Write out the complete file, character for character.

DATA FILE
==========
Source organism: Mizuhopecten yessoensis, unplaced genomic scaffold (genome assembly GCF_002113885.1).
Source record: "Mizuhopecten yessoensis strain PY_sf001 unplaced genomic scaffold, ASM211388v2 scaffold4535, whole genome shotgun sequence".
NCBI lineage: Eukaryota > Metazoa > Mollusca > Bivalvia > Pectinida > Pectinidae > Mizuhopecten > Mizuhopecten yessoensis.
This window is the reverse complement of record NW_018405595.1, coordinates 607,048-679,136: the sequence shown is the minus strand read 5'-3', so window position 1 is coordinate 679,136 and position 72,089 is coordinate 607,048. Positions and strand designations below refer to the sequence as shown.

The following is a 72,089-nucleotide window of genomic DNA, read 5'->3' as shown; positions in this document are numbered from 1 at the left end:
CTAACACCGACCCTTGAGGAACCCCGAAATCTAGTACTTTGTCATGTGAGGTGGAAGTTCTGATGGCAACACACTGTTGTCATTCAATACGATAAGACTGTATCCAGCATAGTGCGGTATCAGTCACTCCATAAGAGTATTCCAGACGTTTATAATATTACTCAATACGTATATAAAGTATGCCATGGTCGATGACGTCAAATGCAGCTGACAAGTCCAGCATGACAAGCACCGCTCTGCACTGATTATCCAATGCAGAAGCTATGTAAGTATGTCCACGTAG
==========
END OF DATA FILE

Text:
Source organism: Mizuhopecten yessoensis, unplaced genomic scaffold (genome assembly GCF_002113885.1).
Source record: "Mizuhopecten yessoensis strain PY_sf001 unplaced genomic scaffold, ASM211388v2 scaffold4535, whole genome shotgun sequence".
NCBI lineage: Eukaryota > Metazoa > Mollusca > Bivalvia > Pectinida > Pectinidae > Mizuhopecten > Mizuhopecten yessoensis.
This window is the reverse complement of record NW_018405595.1, coordinates 607,048-679,136: the sequence shown is the minus strand read 5'-3', so window position 1 is coordinate 679,136 and position 72,089 is coordinate 607,048. Positions and strand designations below refer to the sequence as shown.

The following is a 72,089-nucleotide window of genomic DNA, read 5'->3' as shown; positions in this document are numbered from 1 at the left end:
CTAACACCGACCCTTGAGGAACCCCGAAATCTAGTACTTTGTCATGTGAGGTGGAAGTTCTGATGGCAACACACTGTTGTCATTCAATACGATAAGACTGTATCCAGCATAGTGCGGTATCAGTCACTCCATAAGAGTATTCCAGACGTTTATAATATTACTCAATACGTATATAAAGTATGCCATGGTCGATGACGTCAAATGCAGCTGACAAGTCCAGCATGACAAGCACCGCTCTGCACTGATTATCCAATGCAGAAGCTATGTAAGTATGTCCACGTAG